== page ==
We always hear that we did not inherit the world, but only borrow it from our children. In this context, the youth of Malaysia, China, and India share a common goal. They are searching for opportunities to live a better quality of life, and one that will give them successful careers, shorter working hours, the financial freedom to spend while travelling across the world, indulge in good food and be able to spend on luxurious accessories.
Today, Asia-Pacific contains 60 percent of the world’s youth population. In Malaysia the youth population is 11.5 million, while China has a relatively smaller proportion of youth to its population, partially a result of China’s one-child policy. In India, the number of people in the age group of 15-34 increased from 353 million in 2001 to 430 million in 2011. By 2020, 64 percent of its population will be in the working age group. Every third person in an Indian city today falls into this category. In about seven years, the average age of an Indian will be 29 years, making it the country with the largest number of young people in the world.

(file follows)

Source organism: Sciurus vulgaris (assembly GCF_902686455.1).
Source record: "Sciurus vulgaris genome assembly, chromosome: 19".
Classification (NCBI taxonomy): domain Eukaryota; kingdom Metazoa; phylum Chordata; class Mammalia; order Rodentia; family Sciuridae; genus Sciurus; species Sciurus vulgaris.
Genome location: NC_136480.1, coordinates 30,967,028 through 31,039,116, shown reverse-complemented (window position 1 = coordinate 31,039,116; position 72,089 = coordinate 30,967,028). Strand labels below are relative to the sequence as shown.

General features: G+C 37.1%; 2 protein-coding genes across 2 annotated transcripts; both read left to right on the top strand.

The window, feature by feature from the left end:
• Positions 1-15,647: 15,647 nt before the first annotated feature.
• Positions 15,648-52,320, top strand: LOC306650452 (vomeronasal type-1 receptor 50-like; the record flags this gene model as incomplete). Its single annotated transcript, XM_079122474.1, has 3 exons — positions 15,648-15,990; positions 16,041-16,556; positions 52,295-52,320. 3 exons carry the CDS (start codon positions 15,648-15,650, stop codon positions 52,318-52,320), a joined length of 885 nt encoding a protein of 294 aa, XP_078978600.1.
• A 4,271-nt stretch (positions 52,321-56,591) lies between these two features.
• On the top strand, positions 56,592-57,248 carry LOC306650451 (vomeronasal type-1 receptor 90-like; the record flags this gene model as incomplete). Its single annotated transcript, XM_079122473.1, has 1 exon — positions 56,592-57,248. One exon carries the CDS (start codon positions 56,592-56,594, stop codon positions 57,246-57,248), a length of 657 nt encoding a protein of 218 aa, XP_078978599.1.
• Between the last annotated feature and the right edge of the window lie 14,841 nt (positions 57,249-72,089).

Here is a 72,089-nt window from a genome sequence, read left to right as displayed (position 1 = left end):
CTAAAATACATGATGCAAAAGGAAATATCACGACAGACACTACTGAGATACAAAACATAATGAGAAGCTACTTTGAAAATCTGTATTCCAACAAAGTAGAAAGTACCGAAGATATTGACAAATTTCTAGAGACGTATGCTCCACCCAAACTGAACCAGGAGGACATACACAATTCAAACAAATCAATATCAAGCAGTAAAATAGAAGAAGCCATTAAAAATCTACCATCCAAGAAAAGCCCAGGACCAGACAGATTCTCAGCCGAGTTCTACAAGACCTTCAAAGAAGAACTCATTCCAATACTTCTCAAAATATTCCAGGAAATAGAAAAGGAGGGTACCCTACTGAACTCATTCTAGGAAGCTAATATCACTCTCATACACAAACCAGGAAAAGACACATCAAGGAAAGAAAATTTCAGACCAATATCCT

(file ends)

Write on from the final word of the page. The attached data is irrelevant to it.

Malaysia and India share a similar educational landscape. The education systems in both countries consist of pre-primary, primary, and secondary levels–that makes up basic education. After that comes tertiary education. The education system in China is slightly different as it consists of primary school, junior middle school, senior high school or vocational school and university or college. Upon completion of basic education, the youth can pursue their studies in occupational institutes/polytechnics or in institutions of higher education. Lastly, working adults can join adult education programmes that include anti-illiteracy programmes and other areas of interest to adults.
In Malaysia, youth literacy is about 98.5 percent and every 6 out of 10 Malaysians hold degrees. According to Malaysian higher education statistics in 2011, over 103,000 (of some 937,000) students were enrolled in postgraduate diploma programmes. This is a marked difference from 34,000 (of some 664,000) students undertaking postgraduate studies in public and private institutions in 2002. In China, the average literacy rate among the youth is 98.8 percent. The annual graduate output in China reached 5 million by 2004, including 4.3 million studying for bachelor degrees and diplomas and 0.2 million enrolled in postgraduate programs. Additionally, some 20,000 graduates are now returning annually to China after further studies abroad. In India, the youth literacy rate is 83.7 percent. In 2004, India’s transition rate from secondary to tertiary education was 71.2 percent. This shows good progress in advancement of education in India.